As for my mentioning our sin nature, perhaps our difference is in semantics. My reading of scripture on this point is that it comes down to that at birth there are two "voices", that of the enemy and that of Yaweh (Isa 7:15).We have the capacity to obey both but are easily seduced since our flesh is so weak. Our choice to listen at all to the wrong voice creates a gulf so large between us and Yaweh, it took the blood of the perfect sacrifice to make a way for our hearing to be restored.And that hearing develops as we make the choice to learn how to be in the realm of the Spirit and not our flesh. I am responsible for every time I have chosen to listen to either voice.
What do you think, semantics?
Who is "email"?
May I close with one warning? Calvin's theology is incredibly tight and logical - if one is willing to make certain assumptions. If a person has begun to accept certain pieces of Calvinism, he will invariably accept all of it in time, unless he reverses his course or stagnates. Consistency will drive a person to either reject or accept all of Calvin's unique tenets.
(You are right, Calvin did teach some truth. For example, he believed in Jesus and the inspiration of the Bible. However, his view of God is so radically different from Scripture's view, that Calvinism must be labeled as blasphemy, once it is fully understood and appreciated. There is THAT much gap!)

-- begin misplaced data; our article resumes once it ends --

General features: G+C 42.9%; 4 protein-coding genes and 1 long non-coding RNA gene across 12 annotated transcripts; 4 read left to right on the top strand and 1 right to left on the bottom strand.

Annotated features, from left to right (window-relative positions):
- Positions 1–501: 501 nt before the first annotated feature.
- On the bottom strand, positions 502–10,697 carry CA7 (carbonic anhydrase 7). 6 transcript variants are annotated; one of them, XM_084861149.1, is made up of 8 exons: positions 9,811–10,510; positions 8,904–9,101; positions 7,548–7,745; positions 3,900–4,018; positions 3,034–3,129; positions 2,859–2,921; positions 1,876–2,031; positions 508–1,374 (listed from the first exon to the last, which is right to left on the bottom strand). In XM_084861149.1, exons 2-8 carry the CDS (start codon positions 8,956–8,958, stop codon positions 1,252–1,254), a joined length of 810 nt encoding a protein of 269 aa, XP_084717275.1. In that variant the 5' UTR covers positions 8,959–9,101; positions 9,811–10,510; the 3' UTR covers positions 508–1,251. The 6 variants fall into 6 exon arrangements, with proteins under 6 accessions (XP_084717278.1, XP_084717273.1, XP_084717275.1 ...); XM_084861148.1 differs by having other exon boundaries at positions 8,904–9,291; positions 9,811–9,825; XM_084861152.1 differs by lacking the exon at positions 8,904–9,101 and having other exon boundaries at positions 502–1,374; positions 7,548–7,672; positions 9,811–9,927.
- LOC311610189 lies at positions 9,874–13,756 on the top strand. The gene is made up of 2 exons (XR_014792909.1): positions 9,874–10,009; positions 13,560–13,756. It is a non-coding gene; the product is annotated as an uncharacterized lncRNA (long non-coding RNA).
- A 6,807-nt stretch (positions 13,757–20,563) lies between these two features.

Be careful (I Thessalonians 5:21)! Be diligent (II Timothy 2:15)! Study hard (II Timothy 3:16-17; I Timothy 4:13-16)! Study honestly (II Thessalonians 2:9-12)!
I hope you will continue to find our articles on Calvinism to be helpful:
http://www.insearchoftruth.org/articles ... #calvinism
And, our forums, with a section specific to Calvinism, should be up and working again too:
Let me know what you think about our article on baptism and God's plan of salvation, if you would like to discuss an early point, where "the rubber meets the road":
Thanks! And, may God help us to have a sincere love of the truth,